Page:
The best way to make any big purchase that requires a loan is to scrape up a down payment, money you pay up front to lower the amount you need from the bank. Let’s say with this $18,000 car purchase you can manage to cover $1000 up front. Solid!
That means you need to borrow $17,000. That’s the principal. Next you need to decide how long you want to be paying off the loan. More payments = lower monthly payment, but it also means that you pay more interest.
For a car loan, a typical loan duration is 4-5 years. That’s calculated in months since you make monthly payments, not annual payments, so let’s work with a 4 year, or 48 month loan.
Ignoring interest charges for a moment, that means that your (rough) monthly payment will be principle / payments or $17,000 / 48. That works out to $354.16/month in payments. That’s if you could get a “free” loan, however, which you can’t do from the local bank or credit union. The last number you need to know is the interest rate. That’s specified as an “Annual Percentage Rate” or APR and right now 3%-5% is a typical car loan rate. Let’s go with 4% for these calculations as it’s right in the middle.
Turns out Google has a car loan calculator right on the search results page, so we can do that. Just search for “car loan calculator” and enter the correct numbers:
The most important number isn’t the monthly payment here, it’s the number right above it: Total cost of car loan. To borrow $17,000 from the bank at 4% for 48 months, you’ll end up paying $18,425 or $1,425 in interest charges. That’s over 8% of the principal, not the modest 4% APR. I told you loan interest rates were a bit tricky to understand! 🙂
What if you decide you want lower payments and change the 48 month duration to 72 months? An easy change on the calculator, but one that has some potentially concerning consequences:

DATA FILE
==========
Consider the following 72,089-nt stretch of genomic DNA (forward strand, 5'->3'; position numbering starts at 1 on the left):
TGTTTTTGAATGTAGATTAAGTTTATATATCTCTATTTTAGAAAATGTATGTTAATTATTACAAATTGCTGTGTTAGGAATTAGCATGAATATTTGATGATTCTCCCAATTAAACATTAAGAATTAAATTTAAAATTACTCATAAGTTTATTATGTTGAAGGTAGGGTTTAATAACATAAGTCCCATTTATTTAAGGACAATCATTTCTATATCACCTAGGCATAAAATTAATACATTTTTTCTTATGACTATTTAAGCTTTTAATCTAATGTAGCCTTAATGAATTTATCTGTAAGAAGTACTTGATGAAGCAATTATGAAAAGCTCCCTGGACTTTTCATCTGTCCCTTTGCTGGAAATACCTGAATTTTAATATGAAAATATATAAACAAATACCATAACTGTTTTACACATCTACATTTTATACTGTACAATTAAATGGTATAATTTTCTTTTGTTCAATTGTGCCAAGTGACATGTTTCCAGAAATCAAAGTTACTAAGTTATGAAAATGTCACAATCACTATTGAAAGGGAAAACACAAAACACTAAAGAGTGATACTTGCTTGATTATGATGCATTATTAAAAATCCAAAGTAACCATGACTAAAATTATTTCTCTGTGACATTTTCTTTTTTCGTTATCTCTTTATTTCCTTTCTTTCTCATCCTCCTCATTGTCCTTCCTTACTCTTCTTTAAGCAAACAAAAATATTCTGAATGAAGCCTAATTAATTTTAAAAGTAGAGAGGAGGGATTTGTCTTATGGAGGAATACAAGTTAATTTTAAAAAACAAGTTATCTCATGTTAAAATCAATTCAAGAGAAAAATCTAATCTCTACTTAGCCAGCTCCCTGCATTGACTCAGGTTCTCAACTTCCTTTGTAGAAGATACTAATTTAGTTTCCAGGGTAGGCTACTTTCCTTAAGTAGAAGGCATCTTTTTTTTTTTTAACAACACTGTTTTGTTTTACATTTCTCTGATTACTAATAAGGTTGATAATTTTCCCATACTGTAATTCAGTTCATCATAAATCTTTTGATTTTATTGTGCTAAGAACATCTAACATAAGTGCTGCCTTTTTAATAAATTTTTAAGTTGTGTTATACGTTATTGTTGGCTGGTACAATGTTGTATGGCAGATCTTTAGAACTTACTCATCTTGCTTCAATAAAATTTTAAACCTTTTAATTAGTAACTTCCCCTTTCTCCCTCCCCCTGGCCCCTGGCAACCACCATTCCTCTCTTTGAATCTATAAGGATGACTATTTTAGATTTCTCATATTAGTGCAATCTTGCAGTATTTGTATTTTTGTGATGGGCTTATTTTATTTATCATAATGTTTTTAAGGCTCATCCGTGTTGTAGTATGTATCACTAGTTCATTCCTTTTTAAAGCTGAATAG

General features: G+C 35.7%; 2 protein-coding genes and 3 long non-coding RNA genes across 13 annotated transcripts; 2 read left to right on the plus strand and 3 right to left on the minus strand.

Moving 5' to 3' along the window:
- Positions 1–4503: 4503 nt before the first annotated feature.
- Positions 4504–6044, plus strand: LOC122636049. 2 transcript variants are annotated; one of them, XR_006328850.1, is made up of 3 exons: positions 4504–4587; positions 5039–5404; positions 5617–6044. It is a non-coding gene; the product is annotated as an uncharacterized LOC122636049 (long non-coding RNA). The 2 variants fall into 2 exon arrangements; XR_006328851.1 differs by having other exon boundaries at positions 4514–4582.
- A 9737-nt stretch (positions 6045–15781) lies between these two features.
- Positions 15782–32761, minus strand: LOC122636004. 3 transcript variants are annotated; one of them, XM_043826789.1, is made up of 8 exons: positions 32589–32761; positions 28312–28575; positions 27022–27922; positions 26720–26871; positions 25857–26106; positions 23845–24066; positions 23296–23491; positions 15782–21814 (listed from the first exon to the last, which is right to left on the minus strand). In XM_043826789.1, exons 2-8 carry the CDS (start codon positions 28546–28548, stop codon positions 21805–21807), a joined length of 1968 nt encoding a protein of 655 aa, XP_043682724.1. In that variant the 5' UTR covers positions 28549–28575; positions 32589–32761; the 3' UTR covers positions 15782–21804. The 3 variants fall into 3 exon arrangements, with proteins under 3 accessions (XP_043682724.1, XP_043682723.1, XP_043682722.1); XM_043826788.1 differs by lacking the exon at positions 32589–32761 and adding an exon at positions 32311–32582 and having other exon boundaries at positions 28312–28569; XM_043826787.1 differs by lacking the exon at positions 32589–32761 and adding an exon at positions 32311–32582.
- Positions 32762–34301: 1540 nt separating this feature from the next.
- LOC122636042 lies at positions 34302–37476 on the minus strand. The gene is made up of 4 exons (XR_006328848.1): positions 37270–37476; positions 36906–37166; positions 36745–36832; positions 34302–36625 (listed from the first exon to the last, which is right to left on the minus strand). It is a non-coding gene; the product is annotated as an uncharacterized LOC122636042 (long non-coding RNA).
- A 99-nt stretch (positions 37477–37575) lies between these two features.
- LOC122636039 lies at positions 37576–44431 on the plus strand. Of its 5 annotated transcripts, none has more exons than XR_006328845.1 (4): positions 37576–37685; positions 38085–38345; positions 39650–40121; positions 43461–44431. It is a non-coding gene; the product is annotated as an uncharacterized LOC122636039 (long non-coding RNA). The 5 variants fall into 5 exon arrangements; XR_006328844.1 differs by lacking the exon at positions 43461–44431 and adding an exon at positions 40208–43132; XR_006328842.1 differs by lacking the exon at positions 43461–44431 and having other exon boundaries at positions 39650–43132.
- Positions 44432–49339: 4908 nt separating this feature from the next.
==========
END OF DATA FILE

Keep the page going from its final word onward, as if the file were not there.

Good news is that your monthly payment dropped down to $266. The bad news? You’re now paying a total of $19,150 on a $17,000 loan, a total of 12.6% of the original loan. That’s the basic tradeoff with all loans: Extend the loan and you’ll have lower payments but ultimately pay quite a bit more. In this case, the tradeoff might be worth it, particularly when you remember that you can always pay more than the monthly payment to pay off the loan faster as your income increases. In almost all cases that will also reduce the amount of interest you ultimately pay.
Experimenting with the calculator also shows why a lower interest rate can be really beneficial. If you could qualify for a 3.1% loan instead of a 4% loan and keep everything else the same, here’s what happens:
Your monthly payment goes down just a little bit, but look at that total cost of loan. Down from $19,150 to $18,652. In other words, you would save $498 with a lower interest rate. That’s $498 that’s in your pocket, nothing to complain about, for sure.
That’s the basics of a car loan. Now you can imagine now that a house loan for $250,000 or more amplifies all of these effects. A 4% loan on $250,000 over 30 years results in a total loan cost of $429,674. That’s $179,674 in interest!! It’s no wonder banks love to finance lower risk home purchases, it’s easy money.
Anyway, that’s the full scoop. Good luck with your purchase. Get the car inspected by a competent and trustworthy mechanic before you buy it to avoid scams and problems too, and I hope you and your son enjoy your new Prius!